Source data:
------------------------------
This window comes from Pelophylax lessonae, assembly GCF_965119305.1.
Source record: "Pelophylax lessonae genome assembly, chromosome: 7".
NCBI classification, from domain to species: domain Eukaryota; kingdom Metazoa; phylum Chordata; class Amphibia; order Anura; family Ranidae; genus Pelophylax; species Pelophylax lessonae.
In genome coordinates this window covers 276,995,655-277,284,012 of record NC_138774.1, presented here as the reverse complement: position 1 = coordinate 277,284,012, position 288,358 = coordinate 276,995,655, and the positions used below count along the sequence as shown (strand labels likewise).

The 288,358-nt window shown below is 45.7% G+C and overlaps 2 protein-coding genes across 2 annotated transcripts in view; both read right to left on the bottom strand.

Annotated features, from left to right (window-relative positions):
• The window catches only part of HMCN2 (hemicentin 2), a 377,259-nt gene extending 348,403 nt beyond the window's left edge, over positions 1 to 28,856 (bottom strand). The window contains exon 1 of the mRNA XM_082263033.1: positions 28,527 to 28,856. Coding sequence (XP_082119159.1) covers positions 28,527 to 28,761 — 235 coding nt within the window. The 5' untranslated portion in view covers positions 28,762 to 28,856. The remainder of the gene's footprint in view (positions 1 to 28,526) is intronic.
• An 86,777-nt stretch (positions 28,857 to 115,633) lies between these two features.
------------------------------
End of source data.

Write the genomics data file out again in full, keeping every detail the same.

This window comes from Pelophylax lessonae, assembly GCF_965119305.1.
Source record: "Pelophylax lessonae genome assembly, chromosome: 7".
NCBI classification, from domain to species: domain Eukaryota; kingdom Metazoa; phylum Chordata; class Amphibia; order Anura; family Ranidae; genus Pelophylax; species Pelophylax lessonae.
In genome coordinates this window covers 276,995,655-277,284,012 of record NC_138774.1, presented here as the reverse complement: position 1 = coordinate 277,284,012, position 288,358 = coordinate 276,995,655, and the positions used below count along the sequence as shown (strand labels likewise).

The 288,358-nt window shown below is 45.7% G+C and overlaps 2 protein-coding genes across 2 annotated transcripts in view; both read right to left on the bottom strand.

Annotated features, from left to right (window-relative positions):
• The window catches only part of HMCN2 (hemicentin 2), a 377,259-nt gene extending 348,403 nt beyond the window's left edge, over positions 1 to 28,856 (bottom strand). The window contains exon 1 of the mRNA XM_082263033.1: positions 28,527 to 28,856. Coding sequence (XP_082119159.1) covers positions 28,527 to 28,761 — 235 coding nt within the window. The 5' untranslated portion in view covers positions 28,762 to 28,856. The remainder of the gene's footprint in view (positions 1 to 28,526) is intronic.
• An 86,777-nt stretch (positions 28,857 to 115,633) lies between these two features.